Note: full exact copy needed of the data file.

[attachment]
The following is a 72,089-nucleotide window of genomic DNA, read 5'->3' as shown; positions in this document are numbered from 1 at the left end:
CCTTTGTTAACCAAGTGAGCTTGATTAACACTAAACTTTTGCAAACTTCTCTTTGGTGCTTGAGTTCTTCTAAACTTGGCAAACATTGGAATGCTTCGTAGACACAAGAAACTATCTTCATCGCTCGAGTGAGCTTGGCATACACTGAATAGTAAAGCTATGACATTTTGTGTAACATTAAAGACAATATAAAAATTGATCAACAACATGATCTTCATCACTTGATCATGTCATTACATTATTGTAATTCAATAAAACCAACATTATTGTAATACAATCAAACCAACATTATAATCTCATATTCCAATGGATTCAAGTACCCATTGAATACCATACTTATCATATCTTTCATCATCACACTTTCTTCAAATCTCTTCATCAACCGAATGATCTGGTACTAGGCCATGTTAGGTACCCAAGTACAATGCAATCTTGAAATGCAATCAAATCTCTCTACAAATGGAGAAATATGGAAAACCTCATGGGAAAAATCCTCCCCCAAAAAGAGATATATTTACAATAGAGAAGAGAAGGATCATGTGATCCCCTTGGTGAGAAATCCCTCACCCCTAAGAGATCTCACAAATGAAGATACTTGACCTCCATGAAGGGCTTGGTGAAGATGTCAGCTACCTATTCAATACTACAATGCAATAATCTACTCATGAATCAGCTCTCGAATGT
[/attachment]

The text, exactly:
The following is a 72,089-nucleotide window of genomic DNA, read 5'->3' as shown; positions in this document are numbered from 1 at the left end:
CCTTTGTTAACCAAGTGAGCTTGATTAACACTAAACTTTTGCAAACTTCTCTTTGGTGCTTGAGTTCTTCTAAACTTGGCAAACATTGGAATGCTTCGTAGACACAAGAAACTATCTTCATCGCTCGAGTGAGCTTGGCATACACTGAATAGTAAAGCTATGACATTTTGTGTAACATTAAAGACAATATAAAAATTGATCAACAACATGATCTTCATCACTTGATCATGTCATTACATTATTGTAATTCAATAAAACCAACATTATTGTAATACAATCAAACCAACATTATAATCTCATATTCCAATGGATTCAAGTACCCATTGAATACCATACTTATCATATCTTTCATCATCACACTTTCTTCAAATCTCTTCATCAACCGAATGATCTGGTACTAGGCCATGTTAGGTACCCAAGTACAATGCAATCTTGAAATGCAATCAAATCTCTCTACAAATGGAGAAATATGGAAAACCTCATGGGAAAAATCCTCCCCCAAAAAGAGATATATTTACAATAGAGAAGAGAAGGATCATGTGATCCCCTTGGTGAGAAATCCCTCACCCCTAAGAGATCTCACAAATGAAGATACTTGACCTCCATGAAGGGCTTGGTGAAGATGTCAGCTACCTATTCAATACTACAATGCAATAATCTACTCATGAATCAGCTCTCGAATGT